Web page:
Why We Should All Get More Sleep


February 22, 2017
In Lifestyle

One of my new year’s resolutions was to get more sleep. New year, new me! Sleep can no longer be something we just fit in; we must prioritize it. Why? While we’re resting, our body heals and repairs, our brain synthesizes new information, organizes it into various memories, and lets our body and brain get the rest it needs to have energy for our day to day. Sleep is critical to every human function. Without it, we feel, act, and look like zombies (let’s be honest – not good!). Studies repeatedly show that sleep loss can cause serious lasting problems with how we think and function. Brain research shows a significant relationship between getting enough sleep and improved memory and thinking. Even a tiny disruption in our sleep, like the neighbor being too loud, impacts our learning and memory. When we get enough sleep, we’re able to problem solve more effectively, bounce back from daily stress, help our bodies stay healthy, potentially live longer than we would have had we not been sleeping enough consistently – and enjoy life!

Current guidelines recommend seven to nine hours of sleep nightly. There are things we can do to promote deeper more restful sleep like turning off electronics at least an hour before bed to give our brain time to relax, lower any lights in the room to signal your body that it’s time soon for sleep, taking a warm bath to relax your muscles, drinking warm herbal tea and so on. 

What you eat and drink can help too! How they connect to good sleep comes down to chemistry. Potassium and magnesium are natural muscle relaxants, and bananas, for example, deliver both. Bananas also have the amino acid L-tryptophan, which gets converted to 5-HTP in the brain, which is then changed into serotonin (a relaxing neurotransmitter) and melatonin. This key hormone helps control your sleep and wake cycles. We produce it naturally, but stress and other factors can sometimes get in the way. That’s why any help we can get from food is beneficial! (Suja banana options: Sweet Beets, Mango Magic, Green Delight).  Other foods that can stimulate melatonin production are pineapples, almonds (or almond milk), and tart cherries. In fact, tart cherries are one of the few food sources of melatonin. Recent studies have found people who drank tart cherry juice daily fell asleep sooner, slept better and longer (Suja tart cherry option: Vibrant Probiotic). Researchers found that levels of a melatonin increased by more than 266% after eating pineapples! (Suja pineapple options: Fuel, Revive).  Almond milk has calcium, which helps produce melatonin as well  (Suja option: Twilight Protein).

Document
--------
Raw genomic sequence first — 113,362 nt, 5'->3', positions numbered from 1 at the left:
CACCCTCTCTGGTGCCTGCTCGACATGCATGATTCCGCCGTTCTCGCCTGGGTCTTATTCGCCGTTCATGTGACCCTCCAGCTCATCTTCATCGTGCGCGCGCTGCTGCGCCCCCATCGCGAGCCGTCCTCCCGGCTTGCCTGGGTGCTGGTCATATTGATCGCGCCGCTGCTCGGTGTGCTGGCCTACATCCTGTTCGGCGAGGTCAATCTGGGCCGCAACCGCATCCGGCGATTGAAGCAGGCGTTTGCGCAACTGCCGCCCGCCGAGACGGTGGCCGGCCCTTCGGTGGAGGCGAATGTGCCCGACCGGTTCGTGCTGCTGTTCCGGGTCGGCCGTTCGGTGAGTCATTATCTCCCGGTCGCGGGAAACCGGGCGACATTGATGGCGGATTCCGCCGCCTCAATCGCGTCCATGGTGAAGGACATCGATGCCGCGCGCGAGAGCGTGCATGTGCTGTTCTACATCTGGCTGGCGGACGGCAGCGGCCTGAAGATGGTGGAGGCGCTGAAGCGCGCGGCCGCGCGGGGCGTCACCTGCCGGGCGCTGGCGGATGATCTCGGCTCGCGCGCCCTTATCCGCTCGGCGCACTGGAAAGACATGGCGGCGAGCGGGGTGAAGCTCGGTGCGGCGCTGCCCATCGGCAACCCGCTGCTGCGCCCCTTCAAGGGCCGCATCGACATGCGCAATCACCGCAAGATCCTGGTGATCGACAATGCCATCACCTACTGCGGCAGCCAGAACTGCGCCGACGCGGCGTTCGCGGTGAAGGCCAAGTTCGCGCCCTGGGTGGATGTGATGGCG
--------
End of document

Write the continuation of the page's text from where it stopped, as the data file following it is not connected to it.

Want to give these juices a try? Enter the New You, All Year Sweepstakes for the chance to win a month’s supply of Suja, plus a new Helix mattress, 6 month Graze subscription and gift box from Cocokind Organic Skincare – everything you need to keep the new you, all year long!

Sources:

Van Der Werf, Ysbrand D., et al. “Sleep benefits subsequent hippocampal functioning.” Nature neuroscience 12.2 (2009): 122.

Ellenbogen, Jeffrey M. “Cognitive benefits of sleep and their loss due to sleep deprivation.” Neurology 64.7 (2005): E25-E27.

Robertson, Edwin M., Alvaro Pascual-Leone, and Daniel Z. Press. “Awareness modifies the skill-learning benefits of sleep.” Current Biology 14.3 (2004): 208-212.

Rasch, Björn, and Jan Born. “About sleep’s role in memory.” Physiological reviews 93.2 (2013): 681-766.

Diekelmann, Susanne, Ines Wilhelm, and Jan Born. “The whats and whens of sleep-dependent memory consolidation.” Sleep medicine reviews 13.5 (2009): 309-321.

Eby, George A., and Karen L. Eby. “Rapid recovery from major depression using magnesium treatment.” Medical hypotheses 67.2 (2006): 362-370. 

Kripke, D. F., et al. “Plasma parathyroid hormone and calcium are related to sleep stage cycles.” The Journal of Clinical Endocrinology & Metabolism 47.5 (1978): 1021-1027. 

Drennan, Michael D., et al. “Potassium affects actigraph-identified sleep.” Sleep 14.4 (1991): 357-360.

Howatson, Glyn, et al. “Effect of tart cherry juice (Prunus cerasus) on melatonin levels and enhanced sleep quality.” European journal of nutrition 51.8 (2012): 909-916.

Sae‐Teaw, Manit, et al. “Serum melatonin levels and antioxidant capacities after consumption of pineapple, orange, or banana by healthy male volunteers.” Journal of pineal research 55.1 (2013): 58-64.

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Zelana Montminy

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Dr. Zelana Montminy is a leader in the wellness realm and is Suja’s Health & Wellness Expert! Author of 21 Days to Resilience, she speaks around the world, is a go-to authority in the media and holds Masters and Doctorate degrees in Clinical Psychology with a Specialization in Health, as well as a Certificate in Plant-Based Nutrition from Cornell University. Dr. Montminy strongly believes that what we eat is intrinsically connected to how we feel. She has been a huge fan of Suja since the beginning and has partnered with Suja to help facilitate her goal of redefining wellness and encouraging people to filter through the truths behind false assumptions in the health, wellness, and nutrition worlds.